Mitochondria function in cell processes including the metabolism of lipids and amino acids, cell signaling, the cell cycle, cell division, differentiation, regulation of programmed cell death (apoptosis), and development of the oocyte. Research documents the role of mitochondria in energy production, and mitochondria’s function in the oocyte and in the embryo became a focus of investigation in the last decade of the twentieth century. In the 1990s and 2000s, James M. Cummins at Murdoch University in Perth, Australia, Jonathan Van Blerkom at the University of Colorado in Boulder, Colorado, and other researchers reported that mitochondrial activity contributes to the development and maturation of the unfertilized oocyte. In an immature human oocyte mitochondria originate from a restricted population of fewer than ten mitochondria. They are amplified during oocyte development, called oogenesis, to form the 100,000 to 600,000 mitochondria found in the mature oocyte. Scientists call the amplification a mitochondrial bottleneck.
Mitochondria are the most abundant organelles in the mammalian oocyte and early embryo. There are far fewer mitochondria in sperm, with only fifty to one hundred mitochondria located in a human spermatozoon’s mid-piece mitochondrial sheath. The entire sperm, including the mid-piece mitochondrial sheath, enters the oocyte at fertilization. Male mitochondria receive the protein ubiquitin during the final stages of sperm production, called spermatogenesis. The ubiquitin that attaches to the male mitochondria is a trigger for elimination, or enzymatic destruction, of the sperm’s mitochondria by the zygote or early embryo. Mammals eliminate mitochondria in sperm that are in the four to eight cell stages of the early embryo sperm.
Mitochondria play a role in the first few divisions of the zygote and embryo up to the hollow ball stage, or blastula stage. During the first two weeks of human embryonic development, the zygote divides multiple times to form the embryo. At each division into cells called blastomeres, the cells’ mitochondria separate into the two daughter cells, but the mitochondria do not reproduce themselves. By the time the mitochondria begin to divide, each cell is down to one hundred or fewer mitochondria. If the mitochondria’s production of the energy currency, adenosine triphosphate (ATP), is too low to support development, the embryo dies. Some researchers suggest that the dual role for mitochondria, to maintain life or to enable apoptosis, represents a quality control system in early embryo development.
The mammalian mtDNA genome codes for at least thirty-seven genes, thirteen proteins, and twenty-four RNAs. The thirteen proteins help produce ATP. The enzyme systems of the mitochondria require many more proteins than those produced from the mtDNA genome. Most of the additional proteins needed for mitochondria functions come from the nuclear genome and are transported to the mitochondria. Researchers work to determine the exact number of mitochondrial proteins coded in the nuclear genome. Based on the role of mitochondria in cellular physiology, dysfunction in any process involving mitochondria can result in an abnormal pathological condition.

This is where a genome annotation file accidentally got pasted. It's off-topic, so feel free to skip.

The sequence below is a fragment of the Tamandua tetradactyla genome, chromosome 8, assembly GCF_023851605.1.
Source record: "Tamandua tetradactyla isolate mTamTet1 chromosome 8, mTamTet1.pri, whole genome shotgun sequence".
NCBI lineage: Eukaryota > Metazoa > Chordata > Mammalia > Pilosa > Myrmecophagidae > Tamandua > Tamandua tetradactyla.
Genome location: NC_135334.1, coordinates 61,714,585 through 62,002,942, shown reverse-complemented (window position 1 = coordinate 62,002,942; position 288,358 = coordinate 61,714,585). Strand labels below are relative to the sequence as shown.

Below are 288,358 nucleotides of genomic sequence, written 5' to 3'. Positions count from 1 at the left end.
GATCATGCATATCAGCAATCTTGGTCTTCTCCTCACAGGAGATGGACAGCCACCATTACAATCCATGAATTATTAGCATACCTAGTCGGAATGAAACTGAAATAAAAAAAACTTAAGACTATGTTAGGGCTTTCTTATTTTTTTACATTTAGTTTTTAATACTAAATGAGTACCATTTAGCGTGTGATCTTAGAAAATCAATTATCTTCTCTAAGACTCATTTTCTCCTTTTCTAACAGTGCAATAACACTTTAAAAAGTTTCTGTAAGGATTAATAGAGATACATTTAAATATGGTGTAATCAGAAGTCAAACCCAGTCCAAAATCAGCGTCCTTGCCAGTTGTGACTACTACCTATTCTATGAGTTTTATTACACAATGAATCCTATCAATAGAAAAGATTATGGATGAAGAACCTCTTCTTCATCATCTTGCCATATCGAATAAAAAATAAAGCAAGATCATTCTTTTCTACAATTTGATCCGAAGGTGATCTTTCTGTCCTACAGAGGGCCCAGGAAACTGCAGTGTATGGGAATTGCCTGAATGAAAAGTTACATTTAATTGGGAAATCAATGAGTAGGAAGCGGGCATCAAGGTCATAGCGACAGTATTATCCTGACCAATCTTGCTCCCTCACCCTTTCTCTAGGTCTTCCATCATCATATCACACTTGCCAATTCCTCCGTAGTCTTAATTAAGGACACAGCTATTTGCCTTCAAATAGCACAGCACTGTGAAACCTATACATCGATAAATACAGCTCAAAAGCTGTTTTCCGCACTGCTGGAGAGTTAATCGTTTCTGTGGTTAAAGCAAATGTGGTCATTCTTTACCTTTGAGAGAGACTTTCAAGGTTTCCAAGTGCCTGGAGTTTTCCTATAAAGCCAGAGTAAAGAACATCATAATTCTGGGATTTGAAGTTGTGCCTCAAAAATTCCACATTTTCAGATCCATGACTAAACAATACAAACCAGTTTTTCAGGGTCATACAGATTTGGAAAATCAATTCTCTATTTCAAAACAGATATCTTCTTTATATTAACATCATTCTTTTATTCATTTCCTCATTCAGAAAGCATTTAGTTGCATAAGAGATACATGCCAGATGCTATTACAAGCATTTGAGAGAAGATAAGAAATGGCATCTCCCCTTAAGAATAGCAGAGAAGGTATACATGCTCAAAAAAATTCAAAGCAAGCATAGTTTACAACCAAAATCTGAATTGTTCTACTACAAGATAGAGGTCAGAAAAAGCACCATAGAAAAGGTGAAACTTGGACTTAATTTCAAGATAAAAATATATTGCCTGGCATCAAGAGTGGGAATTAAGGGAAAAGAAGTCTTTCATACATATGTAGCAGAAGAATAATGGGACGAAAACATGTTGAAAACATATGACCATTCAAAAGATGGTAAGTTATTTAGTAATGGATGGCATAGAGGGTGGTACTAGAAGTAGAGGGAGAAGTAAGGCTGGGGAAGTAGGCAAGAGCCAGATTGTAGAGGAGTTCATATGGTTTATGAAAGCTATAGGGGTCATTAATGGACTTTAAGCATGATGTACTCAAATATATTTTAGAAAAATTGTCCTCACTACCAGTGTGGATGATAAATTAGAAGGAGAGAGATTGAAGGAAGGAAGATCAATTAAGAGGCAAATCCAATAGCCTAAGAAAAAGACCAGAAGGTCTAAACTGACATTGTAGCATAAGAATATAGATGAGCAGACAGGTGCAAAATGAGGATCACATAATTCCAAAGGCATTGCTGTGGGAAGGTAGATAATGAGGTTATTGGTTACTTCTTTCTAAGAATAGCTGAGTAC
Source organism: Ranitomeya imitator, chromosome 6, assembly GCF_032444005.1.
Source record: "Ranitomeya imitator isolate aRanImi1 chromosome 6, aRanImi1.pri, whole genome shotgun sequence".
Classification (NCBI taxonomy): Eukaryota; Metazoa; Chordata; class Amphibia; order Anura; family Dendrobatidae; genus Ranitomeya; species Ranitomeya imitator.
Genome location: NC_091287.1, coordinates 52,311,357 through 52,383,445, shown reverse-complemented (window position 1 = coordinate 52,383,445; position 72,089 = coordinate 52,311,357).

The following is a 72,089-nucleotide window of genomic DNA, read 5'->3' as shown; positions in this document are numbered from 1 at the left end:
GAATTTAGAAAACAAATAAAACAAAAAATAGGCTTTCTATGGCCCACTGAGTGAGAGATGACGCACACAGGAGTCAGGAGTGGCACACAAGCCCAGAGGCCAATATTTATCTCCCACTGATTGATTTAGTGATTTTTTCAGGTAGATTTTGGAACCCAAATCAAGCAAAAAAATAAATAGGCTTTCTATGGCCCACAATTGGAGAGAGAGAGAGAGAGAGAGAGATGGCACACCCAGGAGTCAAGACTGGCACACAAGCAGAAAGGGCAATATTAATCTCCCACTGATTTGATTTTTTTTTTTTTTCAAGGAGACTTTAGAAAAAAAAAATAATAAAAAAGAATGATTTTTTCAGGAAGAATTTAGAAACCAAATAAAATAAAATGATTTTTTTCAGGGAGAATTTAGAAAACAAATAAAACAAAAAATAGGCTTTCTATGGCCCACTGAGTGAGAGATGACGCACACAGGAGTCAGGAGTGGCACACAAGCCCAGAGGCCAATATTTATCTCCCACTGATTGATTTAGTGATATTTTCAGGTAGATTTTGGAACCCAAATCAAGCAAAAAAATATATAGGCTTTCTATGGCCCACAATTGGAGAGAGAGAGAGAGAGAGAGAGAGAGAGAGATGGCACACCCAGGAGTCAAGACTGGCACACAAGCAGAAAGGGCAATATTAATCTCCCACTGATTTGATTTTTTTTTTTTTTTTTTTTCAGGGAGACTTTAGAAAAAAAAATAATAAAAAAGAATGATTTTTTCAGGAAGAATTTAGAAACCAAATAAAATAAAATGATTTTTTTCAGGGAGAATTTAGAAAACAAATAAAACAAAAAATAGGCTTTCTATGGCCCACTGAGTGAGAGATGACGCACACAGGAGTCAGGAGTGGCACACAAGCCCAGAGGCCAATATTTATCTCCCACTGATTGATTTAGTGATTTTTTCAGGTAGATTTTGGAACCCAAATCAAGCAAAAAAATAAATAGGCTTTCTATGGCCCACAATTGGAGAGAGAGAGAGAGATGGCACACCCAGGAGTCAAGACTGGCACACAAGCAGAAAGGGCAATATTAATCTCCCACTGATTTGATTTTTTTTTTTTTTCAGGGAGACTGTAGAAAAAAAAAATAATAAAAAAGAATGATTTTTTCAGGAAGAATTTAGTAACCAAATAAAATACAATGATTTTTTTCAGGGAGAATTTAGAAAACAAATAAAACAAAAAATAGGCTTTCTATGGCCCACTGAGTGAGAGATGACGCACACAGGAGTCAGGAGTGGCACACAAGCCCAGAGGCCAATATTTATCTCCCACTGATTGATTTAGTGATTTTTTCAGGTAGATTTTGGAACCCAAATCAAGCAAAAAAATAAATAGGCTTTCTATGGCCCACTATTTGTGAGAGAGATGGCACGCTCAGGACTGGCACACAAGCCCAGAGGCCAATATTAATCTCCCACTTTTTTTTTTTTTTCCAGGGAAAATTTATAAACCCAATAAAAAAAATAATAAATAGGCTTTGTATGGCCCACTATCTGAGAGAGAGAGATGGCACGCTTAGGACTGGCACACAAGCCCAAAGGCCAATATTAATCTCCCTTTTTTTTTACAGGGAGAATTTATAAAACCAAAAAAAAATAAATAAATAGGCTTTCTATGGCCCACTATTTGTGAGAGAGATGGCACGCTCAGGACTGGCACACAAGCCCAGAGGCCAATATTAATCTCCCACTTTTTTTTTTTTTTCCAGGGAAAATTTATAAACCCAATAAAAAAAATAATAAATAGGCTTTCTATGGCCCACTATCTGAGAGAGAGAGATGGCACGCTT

- Altman, Richard Die Elementarorganisem und ihre Beziehungen zu den Zellen (The Elementary Organisms and Their Relationships to the Cells). Leipzig: Veit, 1890. https://archive.org/details/dieelementarorg00altmgoog (Accessed April 28, 2014).
- Altmann, Richard. Die Elementarorganismen und ihre Beziehungen zu den Zellen. Zweite vermehrte Auflage (The Elementary Organisms and Their Relationships to the Cells. Second Extended Edition). Leipzig: Verlag Von Veit & Comp, 1894.
- Ankel-Simons, Friderun, and James M. Cummins. "Misconceptions about Mitochondria and Mammalian Fertilization: Implications for Theories on Human Evolution." Proceedings of the National Academy of Science 93 (1996): 13859–63. http://www.pnas.org/content/93/24/13859.full.pdf+html (Accessed April 28, 2014).
- Archibald, John M. "Origin of Eukaryotic Cells: 40 Years On." Symbiosis 54 (2011): 69–86.
- Benda, Carl. "Die Mitochondriafärbung und andere Methoden zur Untersuchung der Zellsubstanzen." (Mitochondria Staining and other Methods for Investigating Cell Substances). Verhandlungen der Anatomischen Gesellschaft (Discussions of the Anatomical Society). 15 (1901): 155–174. http://babel.hathitrust.org/cgi/pt?id=coo.31924056350063;view=1up;seq=169 (Accessed July 3, 2014).
- Brown, Wesley M., Matthew George, Jr., and Allan C. Wilson. "Rapid Evolution of Animal Mitochondrial DNA." Proceedings of the National Academy of Science 74 (1979): 1967–71. http://www.pnas.org/content/76/4/1967.full.pdf+html (Accessed April 28, 2014).
- Cavers, F. "Chondriosomes (Mitochondria) and Their Significance." New Phytologist 13 (1914): 96–109. http://onlinelibrary.wiley.com/doi/10.1111/j.1469-8137.1914.tb05742.x/abstract (Accessed July 3, 2014).
- Cohen, Jacques, Richard Scott, Tim Schimmel, Jacob Levron, and Steen Willadsen. "Birth of Infant after Transfer of Anucleate Donor Oocyte Cytoplasm in Recipient Eggs." Lancet 350 (1997): 186–7.
- Cummins, James M. "The Role of Mitochondria in the Establishment of Oocyte Functional Competence." European Journal of Obstetrics & Gynecology and Reproductive Biology 115 (2004): S23–S29.
- Cummins, James M. "The Role of Maternal Mitochondria during Oogenesis, Fertilization and Embryogenesis." Reproductive BioMedicine Online 4 (2002): 176–82.